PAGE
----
Robert G. Mead, Jr. Papers
Scope and Content
The materials in this collection were originally collected and organized by Mead's wife, Harriet. Most of the materials are personal papers that came from Mead's office and desktop. Harriet Mead also provided some additional personal materials, such as Mead's notebooks from his collegiate days. Boxes 1 and 2 have been re-organized into folders. The folders contain biographical materials, personal correspondence, manuscript articles by Mead, teaching and presentation materials, newspaper clippings of interest to Mead, and other scholarly articles. Beyond this sequence of folders (in boxes 3 and 4) the collection consists of a number of Mead's notebooks, and several boxes of note cards used in the preparation of scholarly works. A video tape of a memorial service held at the Dodd Center in 1995 is also included.
Removed from the collection: Cultural Survival Quarterly, v. 6, no. 3, Summer 1982. This issue is already catalogued in the APC serials located in the Dodd Center.
- Creation: 1939-2000
The collection is open and available for research.
Restrictions on Use
Permission to publish from these Papers must be obtained in writing from both the University of Connecticut Libraries and the owner(s) of the copyright.
Robert G. Mead, Jr. was born in 1913 in Cleveland, Ohio. His father, an engineer, relocated to Mexico eight months later. It was in Mexico that Mead spent most of his first twenty years, living in Tampico and later in Mexico City. He attended the University at California at Berkeley for a brief period in the middle 1930s, but had to drop out for financial reasons. He taught English at a private academy in Mexico from 1936-1937. After his return to the U.S., Mead enrolled at UCLA, where he received his M.A. in Spanish literature in 1942. Mead then traveled east to work for the Office of Strategic Services in Washington, D.C. There, he surveyed Latin American periodicals for matters relating to American intelligence, preparing a report on a Mexican political group suspected of having Nazi leanings.
Upon leaving the employ of the government in 1947, Mead went to the University of Michigan, and in 1949 finished his doctoral thesis on Peruvian essayist, Manuel Gonzalez Prada, which was written entirely in Spanish. Shortly thereafter, Mead accepted a full-time post at the University of Connecticut.
While engaged in teaching at the University of Connecticut, Mead contributed a number of articles on Hispanic and Latin American literature to scholarly journals. Many of Mead's writings appeared in the journal Hispania in a section called “The Hispanic World.” Mead was also the editor of Hispania from 1957 to 1962. In the early 1960s Mead worked with the Modern Language Association's newly established summer language institute program. As part of this program, Mead traveled the country and made on-site evaluations of over 42 programs. In later years Mead served on the editorial boards of other academic journals and worked with organizations dedicated to the promotion of foreign language education and intercultural understanding. Mead lectured at more than thirty universities and accepted several visiting professorships while maintaining close ties with the University of Connecticut.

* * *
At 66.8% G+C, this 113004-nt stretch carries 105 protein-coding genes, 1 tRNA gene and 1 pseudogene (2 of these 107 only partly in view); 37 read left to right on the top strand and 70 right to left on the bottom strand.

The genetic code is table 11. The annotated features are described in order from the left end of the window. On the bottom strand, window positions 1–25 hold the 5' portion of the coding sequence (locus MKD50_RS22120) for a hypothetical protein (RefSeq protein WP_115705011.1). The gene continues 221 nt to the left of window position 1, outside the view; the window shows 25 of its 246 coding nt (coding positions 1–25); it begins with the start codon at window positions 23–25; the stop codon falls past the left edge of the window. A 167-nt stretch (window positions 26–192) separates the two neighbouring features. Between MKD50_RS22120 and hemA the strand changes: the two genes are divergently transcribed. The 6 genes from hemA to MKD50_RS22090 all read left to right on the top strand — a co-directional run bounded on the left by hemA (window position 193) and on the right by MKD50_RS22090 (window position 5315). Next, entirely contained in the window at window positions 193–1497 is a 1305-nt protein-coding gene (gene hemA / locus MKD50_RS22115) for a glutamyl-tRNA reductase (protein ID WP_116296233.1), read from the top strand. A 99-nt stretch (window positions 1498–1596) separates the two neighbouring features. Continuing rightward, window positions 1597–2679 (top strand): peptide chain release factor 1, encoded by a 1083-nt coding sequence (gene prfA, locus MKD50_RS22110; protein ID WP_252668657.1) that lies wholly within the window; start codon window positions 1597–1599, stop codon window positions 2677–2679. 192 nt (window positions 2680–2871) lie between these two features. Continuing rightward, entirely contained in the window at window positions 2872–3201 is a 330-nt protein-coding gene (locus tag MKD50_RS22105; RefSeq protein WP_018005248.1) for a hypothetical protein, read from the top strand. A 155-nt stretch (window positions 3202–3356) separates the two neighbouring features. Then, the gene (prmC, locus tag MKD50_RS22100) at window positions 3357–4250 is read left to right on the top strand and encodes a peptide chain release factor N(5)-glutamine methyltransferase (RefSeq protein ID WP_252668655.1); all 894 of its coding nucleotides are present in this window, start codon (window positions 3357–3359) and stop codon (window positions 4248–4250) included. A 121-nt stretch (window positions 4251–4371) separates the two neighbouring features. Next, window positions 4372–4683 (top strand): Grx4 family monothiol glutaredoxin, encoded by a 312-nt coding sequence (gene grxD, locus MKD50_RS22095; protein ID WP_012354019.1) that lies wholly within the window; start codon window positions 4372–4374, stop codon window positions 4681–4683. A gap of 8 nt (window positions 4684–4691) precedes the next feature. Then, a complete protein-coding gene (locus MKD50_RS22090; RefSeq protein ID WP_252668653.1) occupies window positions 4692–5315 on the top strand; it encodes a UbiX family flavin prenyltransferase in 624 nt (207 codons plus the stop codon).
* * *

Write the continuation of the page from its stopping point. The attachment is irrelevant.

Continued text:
Mead received the prestigious Florence Steiner Award for Leadership in Foreign Language Education in 1982. He retired from the University of Connecticut in 1984, but thereafter maintained a high level of scholarly activity. Mead passed away in 1995.
Mead was a dedicated teacher, an active scholar, and a pioneering multiculturalist. The numerous tributes received by Mead during his life and after his death are a testament to his profound impact on the teaching of foreign languages. An outspoken advocate for improved Inter-American relations, he stressed the need for an awareness of Latin American history and culture.
6 Linear Feet
Language of Materials
Born in Cleveland in 1913, Mead spent most of his early years in Mexico, developing great facility in both English and Spanish. He worked for the OSS during World War II gathering intelligence from Latin American periodicals. After receiving his Ph.D. in 1949, Mead became a professor at the University of Connecticut. In addition to a long and prestigious career as a teacher of foreign languages, Mead was a prolific scholar on Hispanic literature and an advocate for improved Inter-American relations. He also edited the journal Hispania from 1957 to 1962. Mead traveled the world as a lecturer and as an advisor on the teaching of Spanish. He passed away in 1995.
Collection consists of a single series. See above for arrangement details.
Collection donated to Archives & Special Collections by Harriet Mead in 1999.
- Robert G. Mead, Jr. Papers
- Archives & Special Collections staff
- 1999 October
- Description rules
- Describing Archives: A Content Standard
- Language of description
- Script of description